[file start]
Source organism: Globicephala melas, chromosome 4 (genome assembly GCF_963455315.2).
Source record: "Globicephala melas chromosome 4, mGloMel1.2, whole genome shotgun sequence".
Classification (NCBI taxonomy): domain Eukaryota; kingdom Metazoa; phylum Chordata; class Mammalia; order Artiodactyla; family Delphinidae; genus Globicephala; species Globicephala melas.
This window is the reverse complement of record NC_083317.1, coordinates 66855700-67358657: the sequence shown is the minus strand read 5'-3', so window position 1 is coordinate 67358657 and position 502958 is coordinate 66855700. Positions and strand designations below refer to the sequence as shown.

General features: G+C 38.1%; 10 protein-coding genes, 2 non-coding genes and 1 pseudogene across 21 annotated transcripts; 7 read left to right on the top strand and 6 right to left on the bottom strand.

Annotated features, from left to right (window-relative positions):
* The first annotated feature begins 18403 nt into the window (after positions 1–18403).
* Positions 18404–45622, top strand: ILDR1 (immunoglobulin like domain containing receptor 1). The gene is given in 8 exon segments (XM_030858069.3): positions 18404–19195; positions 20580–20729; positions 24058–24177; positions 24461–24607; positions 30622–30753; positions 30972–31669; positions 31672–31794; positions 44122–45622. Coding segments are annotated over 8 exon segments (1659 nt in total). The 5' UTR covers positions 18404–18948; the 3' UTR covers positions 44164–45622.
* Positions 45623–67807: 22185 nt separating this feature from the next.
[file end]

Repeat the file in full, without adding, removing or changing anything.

Source organism: Globicephala melas, chromosome 4 (genome assembly GCF_963455315.2).
Source record: "Globicephala melas chromosome 4, mGloMel1.2, whole genome shotgun sequence".
Classification (NCBI taxonomy): domain Eukaryota; kingdom Metazoa; phylum Chordata; class Mammalia; order Artiodactyla; family Delphinidae; genus Globicephala; species Globicephala melas.
This window is the reverse complement of record NC_083317.1, coordinates 66855700-67358657: the sequence shown is the minus strand read 5'-3', so window position 1 is coordinate 67358657 and position 502958 is coordinate 66855700. Positions and strand designations below refer to the sequence as shown.

General features: G+C 38.1%; 10 protein-coding genes, 2 non-coding genes and 1 pseudogene across 21 annotated transcripts; 7 read left to right on the top strand and 6 right to left on the bottom strand.

Annotated features, from left to right (window-relative positions):
* The first annotated feature begins 18403 nt into the window (after positions 1–18403).
* Positions 18404–45622, top strand: ILDR1 (immunoglobulin like domain containing receptor 1). The gene is given in 8 exon segments (XM_030858069.3): positions 18404–19195; positions 20580–20729; positions 24058–24177; positions 24461–24607; positions 30622–30753; positions 30972–31669; positions 31672–31794; positions 44122–45622. Coding segments are annotated over 8 exon segments (1659 nt in total). The 5' UTR covers positions 18404–18948; the 3' UTR covers positions 44164–45622.
* Positions 45623–67807: 22185 nt separating this feature from the next.